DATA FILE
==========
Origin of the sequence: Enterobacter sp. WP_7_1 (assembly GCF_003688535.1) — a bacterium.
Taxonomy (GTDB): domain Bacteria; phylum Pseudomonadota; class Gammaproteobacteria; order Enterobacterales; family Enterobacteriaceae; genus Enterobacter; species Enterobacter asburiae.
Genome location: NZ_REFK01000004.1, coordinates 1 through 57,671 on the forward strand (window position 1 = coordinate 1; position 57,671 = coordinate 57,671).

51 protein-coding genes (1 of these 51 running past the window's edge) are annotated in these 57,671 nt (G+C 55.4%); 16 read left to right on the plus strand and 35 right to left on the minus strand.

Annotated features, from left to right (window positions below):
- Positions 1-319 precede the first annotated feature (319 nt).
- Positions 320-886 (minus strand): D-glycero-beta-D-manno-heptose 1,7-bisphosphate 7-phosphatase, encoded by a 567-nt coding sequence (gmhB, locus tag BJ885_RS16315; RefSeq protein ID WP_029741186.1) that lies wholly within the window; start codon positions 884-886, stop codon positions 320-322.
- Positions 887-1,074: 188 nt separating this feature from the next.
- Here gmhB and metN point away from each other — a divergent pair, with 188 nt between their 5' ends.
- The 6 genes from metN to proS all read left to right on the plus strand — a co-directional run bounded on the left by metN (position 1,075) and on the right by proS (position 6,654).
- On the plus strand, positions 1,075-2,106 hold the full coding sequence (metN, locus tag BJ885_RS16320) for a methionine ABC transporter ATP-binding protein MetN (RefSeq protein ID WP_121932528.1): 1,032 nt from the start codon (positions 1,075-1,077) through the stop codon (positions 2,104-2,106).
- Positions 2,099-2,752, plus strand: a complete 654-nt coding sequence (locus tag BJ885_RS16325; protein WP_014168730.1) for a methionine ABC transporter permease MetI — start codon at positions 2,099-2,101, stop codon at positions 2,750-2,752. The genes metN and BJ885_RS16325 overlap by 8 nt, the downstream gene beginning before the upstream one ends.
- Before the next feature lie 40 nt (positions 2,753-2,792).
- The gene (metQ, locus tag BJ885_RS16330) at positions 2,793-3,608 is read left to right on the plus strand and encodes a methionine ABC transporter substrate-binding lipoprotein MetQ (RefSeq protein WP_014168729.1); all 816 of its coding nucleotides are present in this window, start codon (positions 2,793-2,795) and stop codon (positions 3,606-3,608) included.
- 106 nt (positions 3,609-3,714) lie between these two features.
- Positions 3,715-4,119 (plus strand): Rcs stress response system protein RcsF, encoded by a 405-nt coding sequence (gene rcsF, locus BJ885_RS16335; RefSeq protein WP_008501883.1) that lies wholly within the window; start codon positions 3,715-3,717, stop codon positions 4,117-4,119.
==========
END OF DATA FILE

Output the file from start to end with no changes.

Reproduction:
Origin of the sequence: Enterobacter sp. WP_7_1 (assembly GCF_003688535.1) — a bacterium.
Taxonomy (GTDB): domain Bacteria; phylum Pseudomonadota; class Gammaproteobacteria; order Enterobacterales; family Enterobacteriaceae; genus Enterobacter; species Enterobacter asburiae.
Genome location: NZ_REFK01000004.1, coordinates 1 through 57,671 on the forward strand (window position 1 = coordinate 1; position 57,671 = coordinate 57,671).

51 protein-coding genes (1 of these 51 running past the window's edge) are annotated in these 57,671 nt (G+C 55.4%); 16 read left to right on the plus strand and 35 right to left on the minus strand.

Annotated features, from left to right (window positions below):
- Positions 1-319 precede the first annotated feature (319 nt).
- Positions 320-886 (minus strand): D-glycero-beta-D-manno-heptose 1,7-bisphosphate 7-phosphatase, encoded by a 567-nt coding sequence (gmhB, locus tag BJ885_RS16315; RefSeq protein ID WP_029741186.1) that lies wholly within the window; start codon positions 884-886, stop codon positions 320-322.
- Positions 887-1,074: 188 nt separating this feature from the next.
- Here gmhB and metN point away from each other — a divergent pair, with 188 nt between their 5' ends.
- The 6 genes from metN to proS all read left to right on the plus strand — a co-directional run bounded on the left by metN (position 1,075) and on the right by proS (position 6,654).
- On the plus strand, positions 1,075-2,106 hold the full coding sequence (metN, locus tag BJ885_RS16320) for a methionine ABC transporter ATP-binding protein MetN (RefSeq protein ID WP_121932528.1): 1,032 nt from the start codon (positions 1,075-1,077) through the stop codon (positions 2,104-2,106).
- Positions 2,099-2,752, plus strand: a complete 654-nt coding sequence (locus tag BJ885_RS16325; protein WP_014168730.1) for a methionine ABC transporter permease MetI — start codon at positions 2,099-2,101, stop codon at positions 2,750-2,752. The genes metN and BJ885_RS16325 overlap by 8 nt, the downstream gene beginning before the upstream one ends.
- Before the next feature lie 40 nt (positions 2,753-2,792).
- The gene (metQ, locus tag BJ885_RS16330) at positions 2,793-3,608 is read left to right on the plus strand and encodes a methionine ABC transporter substrate-binding lipoprotein MetQ (RefSeq protein WP_014168729.1); all 816 of its coding nucleotides are present in this window, start codon (positions 2,793-2,795) and stop codon (positions 3,606-3,608) included.
- 106 nt (positions 3,609-3,714) lie between these two features.
- Positions 3,715-4,119 (plus strand): Rcs stress response system protein RcsF, encoded by a 405-nt coding sequence (gene rcsF, locus BJ885_RS16335; RefSeq protein WP_008501883.1) that lies wholly within the window; start codon positions 3,715-3,717, stop codon positions 4,117-4,119.